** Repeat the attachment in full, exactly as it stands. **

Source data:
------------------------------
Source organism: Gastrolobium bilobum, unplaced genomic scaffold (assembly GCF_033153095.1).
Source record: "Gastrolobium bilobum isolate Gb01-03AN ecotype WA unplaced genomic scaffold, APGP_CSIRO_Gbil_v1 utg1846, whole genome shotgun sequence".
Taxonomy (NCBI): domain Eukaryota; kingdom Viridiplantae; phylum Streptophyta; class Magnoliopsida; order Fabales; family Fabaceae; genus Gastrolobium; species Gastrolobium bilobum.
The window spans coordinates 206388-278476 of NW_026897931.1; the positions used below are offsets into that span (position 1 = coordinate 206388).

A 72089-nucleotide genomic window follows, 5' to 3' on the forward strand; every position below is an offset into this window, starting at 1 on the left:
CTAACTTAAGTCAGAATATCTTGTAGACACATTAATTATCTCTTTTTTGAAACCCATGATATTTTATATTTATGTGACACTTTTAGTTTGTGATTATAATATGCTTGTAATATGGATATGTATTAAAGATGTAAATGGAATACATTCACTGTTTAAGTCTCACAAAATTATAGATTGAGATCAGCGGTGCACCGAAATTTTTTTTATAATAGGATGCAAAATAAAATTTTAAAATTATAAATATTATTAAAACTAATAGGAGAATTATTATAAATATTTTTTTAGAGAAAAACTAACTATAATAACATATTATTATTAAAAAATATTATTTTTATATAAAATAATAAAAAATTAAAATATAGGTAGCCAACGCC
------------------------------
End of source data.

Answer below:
Source organism: Gastrolobium bilobum, unplaced genomic scaffold (assembly GCF_033153095.1).
Source record: "Gastrolobium bilobum isolate Gb01-03AN ecotype WA unplaced genomic scaffold, APGP_CSIRO_Gbil_v1 utg1846, whole genome shotgun sequence".
Taxonomy (NCBI): domain Eukaryota; kingdom Viridiplantae; phylum Streptophyta; class Magnoliopsida; order Fabales; family Fabaceae; genus Gastrolobium; species Gastrolobium bilobum.
The window spans coordinates 206388-278476 of NW_026897931.1; the positions used below are offsets into that span (position 1 = coordinate 206388).

A 72089-nucleotide genomic window follows, 5' to 3' on the forward strand; every position below is an offset into this window, starting at 1 on the left:
CTAACTTAAGTCAGAATATCTTGTAGACACATTAATTATCTCTTTTTTGAAACCCATGATATTTTATATTTATGTGACACTTTTAGTTTGTGATTATAATATGCTTGTAATATGGATATGTATTAAAGATGTAAATGGAATACATTCACTGTTTAAGTCTCACAAAATTATAGATTGAGATCAGCGGTGCACCGAAATTTTTTTTATAATAGGATGCAAAATAAAATTTTAAAATTATAAATATTATTAAAACTAATAGGAGAATTATTATAAATATTTTTTTAGAGAAAAACTAACTATAATAACATATTATTATTAAAAAATATTATTTTTATATAAAATAATAAAAAATTAAAATATAGGTAGCCAACGCC